Humans are generally unable to handle uncertainty rationally. Finding significance in random stimuli and interpreting random phenomena as mostly dangerous give a survival advantage that can explain some of the anxiety and superstition in today's society. In the history of science, uncertainty has not always been accepted. For example, questioning the church's scientific statements about the earth being the centre of the solar system rendered Galileo a death sentence in 1633. During the following age of enlightenment, scientific societies started to publish research findings in scientific journals but these were mainly what we today describe as expert opinions and subjective case reports without proper recognition of uncertainty.
The authority-based approach to science was gradually replaced by an evidence-based approach during the 20th century. Uncertain research findings, accompanied by objective and reproducible quantification of the uncertainty, were published. Statistics made its entry into medical science, with major effects on health care. By the end of the century it was no longer possible to get market approval for a drug by just presenting a letter from a medical professor having tested the drug on 3 patients and found it effective. Instead, randomized trials with pre-specified endpoints and statistically significant outcomes were required.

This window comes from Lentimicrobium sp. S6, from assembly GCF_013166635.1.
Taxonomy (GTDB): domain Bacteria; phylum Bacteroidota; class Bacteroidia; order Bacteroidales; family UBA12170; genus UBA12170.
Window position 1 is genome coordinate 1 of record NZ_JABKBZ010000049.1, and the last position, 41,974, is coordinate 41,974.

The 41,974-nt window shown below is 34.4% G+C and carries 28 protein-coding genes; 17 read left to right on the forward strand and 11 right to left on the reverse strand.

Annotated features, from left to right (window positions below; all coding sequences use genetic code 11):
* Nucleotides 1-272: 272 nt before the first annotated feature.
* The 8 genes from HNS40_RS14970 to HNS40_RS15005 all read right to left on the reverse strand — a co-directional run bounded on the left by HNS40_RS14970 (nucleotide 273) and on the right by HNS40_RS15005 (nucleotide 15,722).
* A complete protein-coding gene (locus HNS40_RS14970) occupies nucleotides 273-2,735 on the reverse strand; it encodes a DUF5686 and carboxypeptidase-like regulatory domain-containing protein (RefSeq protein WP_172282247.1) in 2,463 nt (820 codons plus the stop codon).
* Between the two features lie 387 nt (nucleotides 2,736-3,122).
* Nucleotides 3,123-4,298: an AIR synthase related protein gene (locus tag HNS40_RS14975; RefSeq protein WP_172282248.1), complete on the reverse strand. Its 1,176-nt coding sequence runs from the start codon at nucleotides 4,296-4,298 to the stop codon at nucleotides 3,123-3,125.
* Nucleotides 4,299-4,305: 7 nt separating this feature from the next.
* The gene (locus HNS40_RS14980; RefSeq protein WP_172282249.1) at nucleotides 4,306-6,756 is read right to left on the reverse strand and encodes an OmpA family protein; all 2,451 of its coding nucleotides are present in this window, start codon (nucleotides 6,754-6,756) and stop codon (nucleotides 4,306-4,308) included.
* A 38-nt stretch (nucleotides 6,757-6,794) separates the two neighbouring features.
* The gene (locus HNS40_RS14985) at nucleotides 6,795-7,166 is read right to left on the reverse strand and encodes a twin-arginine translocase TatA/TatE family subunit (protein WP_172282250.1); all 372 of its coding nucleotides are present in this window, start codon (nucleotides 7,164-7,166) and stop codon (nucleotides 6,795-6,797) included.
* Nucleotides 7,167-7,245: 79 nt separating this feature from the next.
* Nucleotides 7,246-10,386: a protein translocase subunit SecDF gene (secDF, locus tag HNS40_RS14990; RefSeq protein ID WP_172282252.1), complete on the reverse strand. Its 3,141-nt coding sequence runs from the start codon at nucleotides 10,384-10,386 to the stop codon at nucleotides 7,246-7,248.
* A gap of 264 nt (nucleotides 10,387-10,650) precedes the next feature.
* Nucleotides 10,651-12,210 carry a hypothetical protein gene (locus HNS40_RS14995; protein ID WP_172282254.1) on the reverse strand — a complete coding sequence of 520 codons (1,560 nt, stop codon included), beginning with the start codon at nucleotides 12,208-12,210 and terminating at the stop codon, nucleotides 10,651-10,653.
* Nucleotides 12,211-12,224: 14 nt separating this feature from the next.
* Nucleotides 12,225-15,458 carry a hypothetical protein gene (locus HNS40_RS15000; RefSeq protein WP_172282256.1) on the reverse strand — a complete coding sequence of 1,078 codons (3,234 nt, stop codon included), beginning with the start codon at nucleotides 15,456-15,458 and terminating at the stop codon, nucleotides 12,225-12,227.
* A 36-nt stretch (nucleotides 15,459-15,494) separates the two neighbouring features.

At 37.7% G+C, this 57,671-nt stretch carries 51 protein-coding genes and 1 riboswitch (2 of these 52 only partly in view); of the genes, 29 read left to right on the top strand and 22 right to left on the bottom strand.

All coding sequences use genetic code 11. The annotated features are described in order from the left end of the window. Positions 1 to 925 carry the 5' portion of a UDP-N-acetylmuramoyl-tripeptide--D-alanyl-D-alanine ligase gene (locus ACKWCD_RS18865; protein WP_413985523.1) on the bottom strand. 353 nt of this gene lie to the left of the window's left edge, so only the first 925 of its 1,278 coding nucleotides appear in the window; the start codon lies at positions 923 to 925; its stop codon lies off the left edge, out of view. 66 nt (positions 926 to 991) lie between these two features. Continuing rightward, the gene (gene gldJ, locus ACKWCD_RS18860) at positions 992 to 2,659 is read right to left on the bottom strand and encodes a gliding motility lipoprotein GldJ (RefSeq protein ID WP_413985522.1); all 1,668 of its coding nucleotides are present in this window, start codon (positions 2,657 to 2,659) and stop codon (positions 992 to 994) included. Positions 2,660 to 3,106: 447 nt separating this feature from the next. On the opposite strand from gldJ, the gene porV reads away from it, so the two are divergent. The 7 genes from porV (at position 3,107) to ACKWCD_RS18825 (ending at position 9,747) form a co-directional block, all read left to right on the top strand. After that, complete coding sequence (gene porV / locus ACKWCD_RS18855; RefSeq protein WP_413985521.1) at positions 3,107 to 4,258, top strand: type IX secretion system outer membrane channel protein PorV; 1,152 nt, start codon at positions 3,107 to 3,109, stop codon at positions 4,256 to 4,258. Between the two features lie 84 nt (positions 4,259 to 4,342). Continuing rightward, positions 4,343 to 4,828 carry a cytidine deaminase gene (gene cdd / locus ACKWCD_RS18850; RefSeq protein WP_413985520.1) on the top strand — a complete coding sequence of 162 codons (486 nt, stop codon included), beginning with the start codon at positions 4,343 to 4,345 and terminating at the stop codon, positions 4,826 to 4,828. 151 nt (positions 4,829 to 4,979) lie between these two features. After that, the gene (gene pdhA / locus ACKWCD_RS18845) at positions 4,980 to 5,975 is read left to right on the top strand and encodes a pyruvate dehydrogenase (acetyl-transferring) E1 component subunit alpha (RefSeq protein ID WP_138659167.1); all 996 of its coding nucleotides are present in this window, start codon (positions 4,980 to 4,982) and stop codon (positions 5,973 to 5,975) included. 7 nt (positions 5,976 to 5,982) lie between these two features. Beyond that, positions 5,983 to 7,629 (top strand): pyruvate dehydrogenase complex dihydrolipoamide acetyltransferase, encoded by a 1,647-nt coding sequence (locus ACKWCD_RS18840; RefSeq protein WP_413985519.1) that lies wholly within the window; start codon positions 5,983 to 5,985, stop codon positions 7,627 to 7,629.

Without a genuine education in probability theory and inference theory, statistical significance is, however, a difficult concept, easy to misunderstand. The widespread use of statistical significance tests in the exponentially growing number of research reports has also lead to a caricature of hypothesis testing with presentation of results as either "significant" or "not significant", the former ("p<0.05") believed to indicate practical importance and the latter ("NS") to represent evidence of equivalence. As much as this may seem to be objective, practically useful, and generally accepted, the two interpretations are fundamentally flawed. Statistical significance says nothing about practical importance and statistical non-significance nothing about equivalence. Finding such evidence requires much more than simple statistical tests.
In spite of many available user-friendly statistical computer packages, the uncertainty of the findings presented in scientific publications today are grossly misleading. As a consequence, medical research suffers from a monumental reproducibility crisis. It is obvious that there is no way out of this mess other than to improve the evaluation and presentation of the findings' uncertainty. Statistical science will, as reflected by the growing number of statisticians reviewing grant applications and manuscripts, play an even more important role in future medical research.
However, all stakeholders will not benefit from methodological improvements, and the research environment rewards, at least in the short run, spectacular news better than efforts to find truth. Spin and exaggeration have become the standard. Statistical reviewers and editors have a hard job.